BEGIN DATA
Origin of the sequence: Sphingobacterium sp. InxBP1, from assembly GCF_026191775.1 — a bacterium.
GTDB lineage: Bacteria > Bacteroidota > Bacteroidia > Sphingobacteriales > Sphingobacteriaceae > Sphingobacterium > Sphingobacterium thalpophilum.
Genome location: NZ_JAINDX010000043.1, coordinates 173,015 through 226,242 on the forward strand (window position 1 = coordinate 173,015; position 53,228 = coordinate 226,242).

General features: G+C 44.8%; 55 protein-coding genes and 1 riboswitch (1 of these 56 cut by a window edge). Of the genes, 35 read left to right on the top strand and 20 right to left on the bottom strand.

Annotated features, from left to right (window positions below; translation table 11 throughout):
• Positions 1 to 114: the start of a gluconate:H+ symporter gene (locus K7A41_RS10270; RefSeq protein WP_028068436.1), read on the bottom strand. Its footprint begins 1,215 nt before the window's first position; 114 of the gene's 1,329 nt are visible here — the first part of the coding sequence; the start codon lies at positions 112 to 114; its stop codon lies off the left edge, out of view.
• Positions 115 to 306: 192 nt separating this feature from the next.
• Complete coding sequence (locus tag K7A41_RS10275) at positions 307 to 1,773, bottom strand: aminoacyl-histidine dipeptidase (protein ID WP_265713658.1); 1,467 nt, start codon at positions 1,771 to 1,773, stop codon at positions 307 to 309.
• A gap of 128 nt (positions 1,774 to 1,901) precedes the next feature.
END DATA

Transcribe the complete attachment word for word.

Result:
Origin of the sequence: Sphingobacterium sp. InxBP1, from assembly GCF_026191775.1 — a bacterium.
GTDB lineage: Bacteria > Bacteroidota > Bacteroidia > Sphingobacteriales > Sphingobacteriaceae > Sphingobacterium > Sphingobacterium thalpophilum.
Genome location: NZ_JAINDX010000043.1, coordinates 173,015 through 226,242 on the forward strand (window position 1 = coordinate 173,015; position 53,228 = coordinate 226,242).

General features: G+C 44.8%; 55 protein-coding genes and 1 riboswitch (1 of these 56 cut by a window edge). Of the genes, 35 read left to right on the top strand and 20 right to left on the bottom strand.

Annotated features, from left to right (window positions below; translation table 11 throughout):
• Positions 1 to 114: the start of a gluconate:H+ symporter gene (locus K7A41_RS10270; RefSeq protein WP_028068436.1), read on the bottom strand. Its footprint begins 1,215 nt before the window's first position; 114 of the gene's 1,329 nt are visible here — the first part of the coding sequence; the start codon lies at positions 112 to 114; its stop codon lies off the left edge, out of view.
• Positions 115 to 306: 192 nt separating this feature from the next.
• Complete coding sequence (locus tag K7A41_RS10275) at positions 307 to 1,773, bottom strand: aminoacyl-histidine dipeptidase (protein ID WP_265713658.1); 1,467 nt, start codon at positions 1,771 to 1,773, stop codon at positions 307 to 309.
• A gap of 128 nt (positions 1,774 to 1,901) precedes the next feature.